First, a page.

David Teten, a partner at New York-based ff Venture Capital, has written a guest post Tim Ferriss’ blog regarding how he sets up his workplace for maximum health and productivity. Since moving to their new location in Manhattan, ff Venture Capital has documented their efforts to create a physically-optimized working environment for their employees.
In the post Teten refers to this New York Times article which breaks down exactly what happens to your body when you sit, especially when you sit for long periods of the day. The most important thing to glean from this piece is that if you sit all day, it doesn’t matter much whether you exercise or not–exercise is not an effective way to counteract sitting for long periods everyday. So, what can you do? Answer: not sit as much.
I know that I have been gradually slipping when it comes to using my standing desk setup on a regular basis. I’m assuming that happens to everyone, but I’m doing my best to actively realize this fact and get back on track to standing at least half of the day.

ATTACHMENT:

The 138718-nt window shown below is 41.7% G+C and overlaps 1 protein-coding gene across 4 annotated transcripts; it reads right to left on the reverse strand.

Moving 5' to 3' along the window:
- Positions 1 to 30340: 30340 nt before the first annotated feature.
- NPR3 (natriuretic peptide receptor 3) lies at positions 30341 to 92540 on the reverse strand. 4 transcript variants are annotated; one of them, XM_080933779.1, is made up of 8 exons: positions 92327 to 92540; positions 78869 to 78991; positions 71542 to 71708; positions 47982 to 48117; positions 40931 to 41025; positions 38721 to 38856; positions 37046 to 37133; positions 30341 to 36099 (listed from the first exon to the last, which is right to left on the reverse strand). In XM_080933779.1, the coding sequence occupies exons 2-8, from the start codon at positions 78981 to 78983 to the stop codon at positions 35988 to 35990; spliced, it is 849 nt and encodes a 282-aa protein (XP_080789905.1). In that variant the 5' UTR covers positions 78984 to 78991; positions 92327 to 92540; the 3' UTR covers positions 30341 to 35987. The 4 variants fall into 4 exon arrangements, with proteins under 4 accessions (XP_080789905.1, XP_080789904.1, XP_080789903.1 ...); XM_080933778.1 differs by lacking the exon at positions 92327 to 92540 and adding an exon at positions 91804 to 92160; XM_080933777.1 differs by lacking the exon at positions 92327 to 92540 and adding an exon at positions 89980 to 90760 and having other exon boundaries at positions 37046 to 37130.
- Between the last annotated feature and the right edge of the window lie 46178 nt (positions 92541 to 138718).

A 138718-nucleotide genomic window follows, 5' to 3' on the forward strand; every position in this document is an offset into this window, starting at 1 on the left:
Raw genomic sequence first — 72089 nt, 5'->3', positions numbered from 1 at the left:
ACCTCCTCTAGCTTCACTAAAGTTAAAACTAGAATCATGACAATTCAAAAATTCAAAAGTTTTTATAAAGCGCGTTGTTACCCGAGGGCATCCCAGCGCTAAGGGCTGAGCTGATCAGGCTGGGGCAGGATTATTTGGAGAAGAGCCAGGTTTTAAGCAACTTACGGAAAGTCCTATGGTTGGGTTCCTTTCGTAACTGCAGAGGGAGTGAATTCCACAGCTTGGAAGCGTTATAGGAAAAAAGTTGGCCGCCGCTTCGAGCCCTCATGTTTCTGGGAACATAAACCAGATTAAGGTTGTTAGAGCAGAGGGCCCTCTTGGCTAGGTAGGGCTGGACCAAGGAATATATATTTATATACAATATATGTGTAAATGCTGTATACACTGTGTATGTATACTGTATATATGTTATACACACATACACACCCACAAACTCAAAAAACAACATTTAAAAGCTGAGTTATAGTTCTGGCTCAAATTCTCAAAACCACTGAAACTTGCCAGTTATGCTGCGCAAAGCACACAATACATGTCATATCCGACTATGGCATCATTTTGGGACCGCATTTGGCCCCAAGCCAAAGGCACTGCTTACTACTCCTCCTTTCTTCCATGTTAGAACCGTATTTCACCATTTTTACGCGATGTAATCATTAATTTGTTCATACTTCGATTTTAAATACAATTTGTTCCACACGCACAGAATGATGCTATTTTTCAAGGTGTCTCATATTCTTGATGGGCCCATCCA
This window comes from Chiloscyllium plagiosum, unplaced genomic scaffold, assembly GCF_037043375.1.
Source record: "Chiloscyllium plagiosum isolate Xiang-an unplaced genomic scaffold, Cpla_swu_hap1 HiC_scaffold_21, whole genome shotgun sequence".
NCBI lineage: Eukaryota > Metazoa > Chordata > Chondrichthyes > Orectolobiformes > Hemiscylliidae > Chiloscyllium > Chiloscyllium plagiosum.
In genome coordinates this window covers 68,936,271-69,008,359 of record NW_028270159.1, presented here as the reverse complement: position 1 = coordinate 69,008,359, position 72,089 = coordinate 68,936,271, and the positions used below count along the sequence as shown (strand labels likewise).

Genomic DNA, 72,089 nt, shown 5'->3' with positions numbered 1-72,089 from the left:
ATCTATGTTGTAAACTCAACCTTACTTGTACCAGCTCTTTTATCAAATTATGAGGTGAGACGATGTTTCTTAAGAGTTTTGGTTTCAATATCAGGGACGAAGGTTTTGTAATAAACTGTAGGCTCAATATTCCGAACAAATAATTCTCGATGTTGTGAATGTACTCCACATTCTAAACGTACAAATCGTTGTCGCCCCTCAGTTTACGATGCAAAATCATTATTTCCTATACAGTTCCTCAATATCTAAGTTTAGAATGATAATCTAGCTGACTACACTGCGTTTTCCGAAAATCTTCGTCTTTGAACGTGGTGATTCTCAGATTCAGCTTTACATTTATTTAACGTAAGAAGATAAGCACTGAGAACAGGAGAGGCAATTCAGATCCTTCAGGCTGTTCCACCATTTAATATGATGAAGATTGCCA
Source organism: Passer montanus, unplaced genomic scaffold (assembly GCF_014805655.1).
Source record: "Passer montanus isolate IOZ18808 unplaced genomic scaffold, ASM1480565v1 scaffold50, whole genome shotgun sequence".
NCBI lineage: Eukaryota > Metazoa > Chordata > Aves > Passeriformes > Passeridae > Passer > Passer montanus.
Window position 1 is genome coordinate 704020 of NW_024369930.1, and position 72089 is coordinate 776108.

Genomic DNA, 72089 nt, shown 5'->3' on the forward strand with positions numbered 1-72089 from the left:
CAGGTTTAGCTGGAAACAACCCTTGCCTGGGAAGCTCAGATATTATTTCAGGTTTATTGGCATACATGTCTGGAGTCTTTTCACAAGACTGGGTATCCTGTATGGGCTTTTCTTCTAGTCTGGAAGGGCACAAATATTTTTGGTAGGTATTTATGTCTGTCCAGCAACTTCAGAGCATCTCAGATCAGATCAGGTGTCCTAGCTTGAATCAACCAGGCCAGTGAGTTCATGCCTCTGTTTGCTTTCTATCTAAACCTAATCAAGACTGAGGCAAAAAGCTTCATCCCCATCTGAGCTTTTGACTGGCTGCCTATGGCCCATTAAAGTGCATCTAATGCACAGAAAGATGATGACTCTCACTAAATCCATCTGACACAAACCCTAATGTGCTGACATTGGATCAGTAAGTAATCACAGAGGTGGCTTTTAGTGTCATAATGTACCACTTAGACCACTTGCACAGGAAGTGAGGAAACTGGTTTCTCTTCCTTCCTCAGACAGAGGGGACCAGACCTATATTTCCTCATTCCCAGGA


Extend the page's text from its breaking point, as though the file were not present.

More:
I think that the toughest thing for me is that I currently have two PC’s set up–a “sitting” desktop, and a “standing” laptop–instead of one sit/stand desk solution. Of course, when I’m a my desk, most of the work is on my “sitting” desktop, as it is faster, has a bigger screen, and usually has the most up-to-date files stored on it. Once I sit down, I usually stay sitting down–it’s too much of a pain to sit. And that’s how I spend most of the work day. Of course, it doesn’t help that I need to travel all of the time, where I don’t have the option to stand most of the time.
Well, here’s the story of another person who has tried the standing desk lifestyle. She’s had a bit more success at it than myself. She details his daily routine, along with the downsides and upsides of working at a standing desk.